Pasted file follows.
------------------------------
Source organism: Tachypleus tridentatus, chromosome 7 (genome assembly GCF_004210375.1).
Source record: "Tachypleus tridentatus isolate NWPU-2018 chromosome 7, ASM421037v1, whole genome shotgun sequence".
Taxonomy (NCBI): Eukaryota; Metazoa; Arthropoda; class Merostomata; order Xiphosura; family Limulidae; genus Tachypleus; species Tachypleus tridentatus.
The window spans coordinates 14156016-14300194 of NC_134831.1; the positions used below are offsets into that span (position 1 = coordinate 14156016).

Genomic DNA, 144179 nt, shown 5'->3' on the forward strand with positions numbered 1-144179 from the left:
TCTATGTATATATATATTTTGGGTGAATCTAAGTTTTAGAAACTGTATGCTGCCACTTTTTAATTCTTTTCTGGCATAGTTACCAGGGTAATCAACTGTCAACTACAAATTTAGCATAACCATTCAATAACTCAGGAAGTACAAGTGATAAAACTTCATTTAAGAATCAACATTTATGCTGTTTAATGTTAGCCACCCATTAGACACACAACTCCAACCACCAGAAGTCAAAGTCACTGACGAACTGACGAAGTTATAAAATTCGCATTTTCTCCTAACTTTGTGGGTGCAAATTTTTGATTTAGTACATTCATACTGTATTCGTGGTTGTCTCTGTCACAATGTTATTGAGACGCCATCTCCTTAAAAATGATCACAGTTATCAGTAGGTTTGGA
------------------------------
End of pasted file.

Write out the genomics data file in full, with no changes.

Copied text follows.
Source organism: Tachypleus tridentatus, chromosome 7 (genome assembly GCF_004210375.1).
Source record: "Tachypleus tridentatus isolate NWPU-2018 chromosome 7, ASM421037v1, whole genome shotgun sequence".
Taxonomy (NCBI): Eukaryota; Metazoa; Arthropoda; class Merostomata; order Xiphosura; family Limulidae; genus Tachypleus; species Tachypleus tridentatus.
The window spans coordinates 14156016-14300194 of NC_134831.1; the positions used below are offsets into that span (position 1 = coordinate 14156016).

Genomic DNA, 144179 nt, shown 5'->3' on the forward strand with positions numbered 1-144179 from the left:
TCTATGTATATATATATTTTGGGTGAATCTAAGTTTTAGAAACTGTATGCTGCCACTTTTTAATTCTTTTCTGGCATAGTTACCAGGGTAATCAACTGTCAACTACAAATTTAGCATAACCATTCAATAACTCAGGAAGTACAAGTGATAAAACTTCATTTAAGAATCAACATTTATGCTGTTTAATGTTAGCCACCCATTAGACACACAACTCCAACCACCAGAAGTCAAAGTCACTGACGAACTGACGAAGTTATAAAATTCGCATTTTCTCCTAACTTTGTGGGTGCAAATTTTTGATTTAGTACATTCATACTGTATTCGTGGTTGTCTCTGTCACAATGTTATTGAGACGCCATCTCCTTAAAAATGATCACAGTTATCAGTAGGTTTGGA